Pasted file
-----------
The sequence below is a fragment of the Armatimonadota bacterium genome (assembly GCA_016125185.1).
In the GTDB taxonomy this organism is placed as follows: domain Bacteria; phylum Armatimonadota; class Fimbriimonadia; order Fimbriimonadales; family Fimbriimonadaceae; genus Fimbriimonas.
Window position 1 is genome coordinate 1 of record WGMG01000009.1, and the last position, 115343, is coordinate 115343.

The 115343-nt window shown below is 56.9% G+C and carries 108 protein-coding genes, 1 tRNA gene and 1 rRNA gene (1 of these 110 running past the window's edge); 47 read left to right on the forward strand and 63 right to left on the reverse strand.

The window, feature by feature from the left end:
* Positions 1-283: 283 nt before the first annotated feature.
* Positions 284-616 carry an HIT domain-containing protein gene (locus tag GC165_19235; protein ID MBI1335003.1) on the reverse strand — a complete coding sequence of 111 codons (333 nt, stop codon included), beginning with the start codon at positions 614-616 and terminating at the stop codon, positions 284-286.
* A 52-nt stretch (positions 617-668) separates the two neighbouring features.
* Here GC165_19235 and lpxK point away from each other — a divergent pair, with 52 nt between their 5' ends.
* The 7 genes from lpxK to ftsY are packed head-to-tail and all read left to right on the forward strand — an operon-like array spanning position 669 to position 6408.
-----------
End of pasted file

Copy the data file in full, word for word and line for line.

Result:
The sequence below is a fragment of the Armatimonadota bacterium genome (assembly GCA_016125185.1).
In the GTDB taxonomy this organism is placed as follows: domain Bacteria; phylum Armatimonadota; class Fimbriimonadia; order Fimbriimonadales; family Fimbriimonadaceae; genus Fimbriimonas.
Window position 1 is genome coordinate 1 of record WGMG01000009.1, and the last position, 115343, is coordinate 115343.

The 115343-nt window shown below is 56.9% G+C and carries 108 protein-coding genes, 1 tRNA gene and 1 rRNA gene (1 of these 110 running past the window's edge); 47 read left to right on the forward strand and 63 right to left on the reverse strand.

The window, feature by feature from the left end:
* Positions 1-283: 283 nt before the first annotated feature.
* Positions 284-616 carry an HIT domain-containing protein gene (locus tag GC165_19235; protein ID MBI1335003.1) on the reverse strand — a complete coding sequence of 111 codons (333 nt, stop codon included), beginning with the start codon at positions 614-616 and terminating at the stop codon, positions 284-286.
* A 52-nt stretch (positions 617-668) separates the two neighbouring features.
* Here GC165_19235 and lpxK point away from each other — a divergent pair, with 52 nt between their 5' ends.
* The 7 genes from lpxK to ftsY are packed head-to-tail and all read left to right on the forward strand — an operon-like array spanning position 669 to position 6408.